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Shift work and the incidence of injury among police officers.

Authors
Violanti-JM; Fekedulegn-D; Andrew-ME; Charles-LE; Hartley-TA; Vila-B; Burchfiel-CM
Source
Am J Ind Med 2012 Mar; 55(3):217-227
NIOSHTIC No.
20040359
Abstract
Background: Police officers may be injury prone due to fatigue, erratic work hours, and insufficient sleep. This study explored injury incidence among police officers across shifts. Methods: Day-to-day shift data from computerized payroll records (1994-2010) were available from a mid-sized urban police department (n = 430). Sleep duration, shift activity level, returning to work after days off, and injury incidence over time were also examined. Results: Age-adjusted incidence rate ratio (IRR) for injury on the midnight shift was 72% larger than the day shift (IRR = 1.72; 95% CI = 1.26-2.36) and 66% larger than the afternoon shift (IRR = 1.66; 95% CI = 1.23-2.25). Injury incidence for the first day back on the midnight shift was 69% larger than day shift (IRR = 1.69; 95% CI = 1.23-2.32) and 54% larger than the afternoon shift (IRR = 1.54; 95% CI = 1.36-1.76). High activity level combined with midnight shift work put officers at increased injury risk (IRR = 2.31; P = 0.0003). Probability of remaining free of injury was significantly higher for day shift than midnight shift (P < 0.0001). Conclusions: Higher injury risk was associated with night shift work in police officers. Night shift combined with high work activity was strongly associated with injury risk. There was a significantly higher probability of not being injured on day compared to midnight or afternoon shifts.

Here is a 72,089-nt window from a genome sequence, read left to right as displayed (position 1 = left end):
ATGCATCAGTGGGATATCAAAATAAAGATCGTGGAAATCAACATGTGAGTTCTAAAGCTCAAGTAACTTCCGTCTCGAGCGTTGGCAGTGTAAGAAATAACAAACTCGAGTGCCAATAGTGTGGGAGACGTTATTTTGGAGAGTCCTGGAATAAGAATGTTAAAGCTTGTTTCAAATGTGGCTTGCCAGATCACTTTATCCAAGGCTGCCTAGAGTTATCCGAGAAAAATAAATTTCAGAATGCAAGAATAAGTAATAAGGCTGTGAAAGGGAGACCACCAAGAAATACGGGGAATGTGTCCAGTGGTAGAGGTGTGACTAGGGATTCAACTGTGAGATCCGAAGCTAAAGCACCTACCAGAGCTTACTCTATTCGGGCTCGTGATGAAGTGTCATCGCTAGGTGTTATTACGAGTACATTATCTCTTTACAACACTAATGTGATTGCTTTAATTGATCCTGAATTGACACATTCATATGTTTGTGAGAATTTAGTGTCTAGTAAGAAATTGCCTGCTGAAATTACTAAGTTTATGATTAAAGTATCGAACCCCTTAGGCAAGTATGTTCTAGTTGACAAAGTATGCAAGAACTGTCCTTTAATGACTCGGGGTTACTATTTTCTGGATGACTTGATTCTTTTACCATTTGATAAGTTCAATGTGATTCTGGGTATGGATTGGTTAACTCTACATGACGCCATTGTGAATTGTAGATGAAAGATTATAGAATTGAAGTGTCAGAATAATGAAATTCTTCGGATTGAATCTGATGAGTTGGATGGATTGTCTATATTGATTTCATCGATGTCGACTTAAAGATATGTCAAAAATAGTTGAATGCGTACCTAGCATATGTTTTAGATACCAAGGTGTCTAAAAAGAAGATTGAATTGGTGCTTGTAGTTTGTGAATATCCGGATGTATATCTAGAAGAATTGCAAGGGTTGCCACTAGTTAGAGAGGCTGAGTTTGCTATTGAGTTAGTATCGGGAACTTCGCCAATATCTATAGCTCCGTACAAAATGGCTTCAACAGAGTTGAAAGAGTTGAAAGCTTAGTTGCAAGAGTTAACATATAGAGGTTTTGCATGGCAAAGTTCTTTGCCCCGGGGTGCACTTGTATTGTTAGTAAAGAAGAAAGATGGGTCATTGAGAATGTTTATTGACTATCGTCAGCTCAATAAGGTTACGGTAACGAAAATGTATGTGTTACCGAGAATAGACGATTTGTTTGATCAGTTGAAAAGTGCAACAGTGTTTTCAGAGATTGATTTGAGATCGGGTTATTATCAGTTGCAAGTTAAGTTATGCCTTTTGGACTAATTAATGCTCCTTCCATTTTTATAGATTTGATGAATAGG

Keywords
Law-enforcement-workers; Police-officers; Shift-work; Shift-workers; Occupational-accidents; Injuries; Risk-analysis; Work-analysis; Statistical-analysis; Age-factors; Sleep-deprivation; Fatigue; Accident-potential; Physical-reactions; Author Keywords: police; occupational injury; shift work; work hours; fatigue; sleep; activity levels
Contact
Dr. John M.Violanti, PhD, School of Public Health and Health Professions, State University of New York at Buffalo, Buffalo, NY 14260
CODEN
AJIMD8
Publication Date
20120301
Document Type
Journal Article
Email Address
violanti@buffalo.edu
Funding Type
Contract
Fiscal Year
2012
NTIS Accession No.
NTIS Price
Identifying No.
Contract-200-2003-01580; B02292012
Issue of Publication
3
ISSN
0271-3586
NIOSH Division
HELD
Priority Area
Services: Public Safety
Source Name
American Journal of Industrial Medicine
State
NY; WV; WA
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